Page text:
And as US-93 connects Missoula and Flathead County, part of a route that Sunny White would have been traveling, anyway, along the route to and from Butte-Silver Bow, the thing about Sunny White being a white supremacist is that it might be entirely coincidental. The separate burglary and parental interference case↱ can easily appear to be related, compared to the incident dates.

To the other, consider what it would mean if white supremacism was coincidental to the homicide, but an instrumental question driving the journalism and compelling law enforcement to look more closely.

Among the living, yes, journalism appears to have done its legendary job, increasing pressure on public institutions to pursue the facts and case. But if reporters and readers alike should raise a glass to the power of the free press, it is a solemn tribute. Her name was Mika Westwolf and she cannot join in the salute. And without her, this cannot be a celebration, but a quiet, even sacred acknowledgment of duty attended in a world that should so demand.


Buchli, Zoë and Nora Mabie. "Arlee fatal suspect arraigned in Butte on burglary, parental interference charges". Missoulian. 18 May 2023. Missoulian.com. 24 October 2023. https://bit.ly/3S9v4Pt

Legum, Judd. "UPDATE: Woman charged with homicide of Mika Westwolf". Popular Information. 24 October 2023. Popular.Info. 24 October 2023. https://bit.ly/3QuP2Da
Just Another Day

The news from Associated Press↱ is grim, and, sure, at the very least nigh on outrageous, but no—

The practice of giving sedatives to people detained by police has spread quietly across the nation over the last 15 years, built on questionable science and backed by police-aligned experts, an investigation led by The Associated Press has found. Based on thousands of pages of law enforcement and medical records and videos of dozens of incidents, the investigation shows how a strategy intended to reduce violence and save lives has resulted in some avoidable deaths.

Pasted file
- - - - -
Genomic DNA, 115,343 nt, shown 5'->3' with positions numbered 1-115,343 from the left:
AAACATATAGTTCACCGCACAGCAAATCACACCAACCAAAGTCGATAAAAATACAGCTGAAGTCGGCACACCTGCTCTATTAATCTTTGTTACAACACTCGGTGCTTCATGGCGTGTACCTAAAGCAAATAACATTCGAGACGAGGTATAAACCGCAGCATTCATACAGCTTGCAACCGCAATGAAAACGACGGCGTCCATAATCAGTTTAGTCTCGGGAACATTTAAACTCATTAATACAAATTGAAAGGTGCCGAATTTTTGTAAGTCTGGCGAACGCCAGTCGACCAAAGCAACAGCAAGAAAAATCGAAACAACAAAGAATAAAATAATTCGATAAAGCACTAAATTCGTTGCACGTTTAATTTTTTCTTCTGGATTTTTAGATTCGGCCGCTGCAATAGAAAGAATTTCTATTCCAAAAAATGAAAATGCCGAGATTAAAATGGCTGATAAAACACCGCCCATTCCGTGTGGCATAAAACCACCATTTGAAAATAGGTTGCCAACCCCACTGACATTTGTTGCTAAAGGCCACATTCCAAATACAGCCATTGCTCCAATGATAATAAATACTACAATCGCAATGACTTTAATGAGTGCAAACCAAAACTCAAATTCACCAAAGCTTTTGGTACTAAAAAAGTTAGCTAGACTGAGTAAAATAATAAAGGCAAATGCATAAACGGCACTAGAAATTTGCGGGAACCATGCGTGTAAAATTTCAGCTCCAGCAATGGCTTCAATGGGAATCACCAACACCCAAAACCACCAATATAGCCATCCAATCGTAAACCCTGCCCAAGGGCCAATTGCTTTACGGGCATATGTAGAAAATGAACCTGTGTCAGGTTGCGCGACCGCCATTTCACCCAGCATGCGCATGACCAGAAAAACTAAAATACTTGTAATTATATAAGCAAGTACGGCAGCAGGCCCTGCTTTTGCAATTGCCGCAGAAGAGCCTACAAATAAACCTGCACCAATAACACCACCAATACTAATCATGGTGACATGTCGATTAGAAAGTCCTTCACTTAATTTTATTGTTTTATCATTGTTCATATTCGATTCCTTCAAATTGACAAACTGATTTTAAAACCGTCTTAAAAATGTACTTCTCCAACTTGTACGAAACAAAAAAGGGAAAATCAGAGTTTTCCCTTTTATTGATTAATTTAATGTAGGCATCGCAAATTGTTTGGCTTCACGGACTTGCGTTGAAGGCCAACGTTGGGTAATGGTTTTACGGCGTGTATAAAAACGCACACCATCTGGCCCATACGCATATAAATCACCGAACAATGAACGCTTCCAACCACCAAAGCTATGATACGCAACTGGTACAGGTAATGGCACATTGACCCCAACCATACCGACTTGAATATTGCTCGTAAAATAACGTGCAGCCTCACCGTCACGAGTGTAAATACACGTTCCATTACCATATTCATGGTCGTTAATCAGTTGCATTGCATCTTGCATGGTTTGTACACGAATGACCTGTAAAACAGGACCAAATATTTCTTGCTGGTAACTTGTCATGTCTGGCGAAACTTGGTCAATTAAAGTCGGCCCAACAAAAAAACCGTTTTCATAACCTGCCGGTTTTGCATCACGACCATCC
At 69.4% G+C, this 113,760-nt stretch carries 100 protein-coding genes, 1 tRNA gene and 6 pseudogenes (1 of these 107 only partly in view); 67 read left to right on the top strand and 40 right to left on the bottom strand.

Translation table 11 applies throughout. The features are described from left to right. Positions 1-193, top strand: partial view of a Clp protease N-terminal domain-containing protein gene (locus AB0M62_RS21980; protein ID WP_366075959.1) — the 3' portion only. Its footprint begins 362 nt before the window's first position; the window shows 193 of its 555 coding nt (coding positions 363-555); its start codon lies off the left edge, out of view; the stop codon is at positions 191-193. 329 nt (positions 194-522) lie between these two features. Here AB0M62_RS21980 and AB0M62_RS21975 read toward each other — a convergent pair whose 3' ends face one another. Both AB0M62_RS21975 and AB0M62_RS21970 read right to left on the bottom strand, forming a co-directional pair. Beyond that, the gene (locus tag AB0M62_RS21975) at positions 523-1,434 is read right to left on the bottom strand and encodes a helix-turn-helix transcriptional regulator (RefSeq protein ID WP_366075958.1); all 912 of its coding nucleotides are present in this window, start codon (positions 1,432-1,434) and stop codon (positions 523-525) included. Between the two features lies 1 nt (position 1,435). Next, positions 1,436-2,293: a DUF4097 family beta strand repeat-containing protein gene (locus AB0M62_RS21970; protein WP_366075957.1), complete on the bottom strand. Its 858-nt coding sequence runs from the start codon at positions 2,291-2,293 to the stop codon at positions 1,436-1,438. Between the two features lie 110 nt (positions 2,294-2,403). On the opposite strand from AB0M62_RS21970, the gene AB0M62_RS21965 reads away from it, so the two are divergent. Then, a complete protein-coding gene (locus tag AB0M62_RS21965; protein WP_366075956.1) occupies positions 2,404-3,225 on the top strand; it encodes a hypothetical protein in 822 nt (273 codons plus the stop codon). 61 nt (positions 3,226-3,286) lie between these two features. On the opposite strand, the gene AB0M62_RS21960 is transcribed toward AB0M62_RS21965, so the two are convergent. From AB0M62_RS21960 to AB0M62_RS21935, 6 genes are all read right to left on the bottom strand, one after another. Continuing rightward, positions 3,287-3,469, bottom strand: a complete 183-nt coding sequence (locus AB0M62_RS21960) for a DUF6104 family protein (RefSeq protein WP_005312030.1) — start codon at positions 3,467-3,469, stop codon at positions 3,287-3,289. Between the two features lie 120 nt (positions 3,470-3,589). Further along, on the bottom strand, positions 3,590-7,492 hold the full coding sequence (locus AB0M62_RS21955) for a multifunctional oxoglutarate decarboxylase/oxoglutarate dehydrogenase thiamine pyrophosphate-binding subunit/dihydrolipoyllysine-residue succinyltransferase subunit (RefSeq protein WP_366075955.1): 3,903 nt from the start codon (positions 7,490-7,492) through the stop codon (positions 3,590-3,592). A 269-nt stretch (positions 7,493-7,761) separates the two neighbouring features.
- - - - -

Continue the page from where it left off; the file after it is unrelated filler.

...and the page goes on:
At least 94 people died after they were given sedatives and restrained by police from 2012 through 2021, according to findings by the AP in collaboration with FRONTLINE (PBS) and the Howard Centers for Investigative Journalism. That’s nearly 10% of the more than 1,000 deaths identified during the investigation of people subdued by police in ways that are not supposed to be fatal. About half of the 94 who died were Black, including Jackson.

Behind the racial disparity is a disputed medical condition called excited delirium, which fueled the rise of sedation outside hospitals. Critics say its purported symptoms, including “superhuman strength” and high pain tolerance, play into racist stereotypes about Black people and lead to biased decisions about who needs sedation.

The use of sedatives in half these incidents has never been reported, as scrutiny typically focuses on the actions of police, not medics.

—we ought not call it surprising.

Time and time again, the AP found, agitated people who were held by police facedown, often handcuffed and with officers pushing on their backs, struggled to breathe and tried to get free. Citing combativeness, paramedics administered sedatives, further slowing their breathing. Cardiac and respiratory arrest often occurred within minutes.

Paramedics drugged some people who were not a threat to themselves or others, violating treatment guidelines. Medics often didn’t know whether other drugs or alcohol were in people’s systems, although some combinations cause serious side effects.

Police officers sometimes improperly encouraged paramedics to give shots to suspects they were detaining.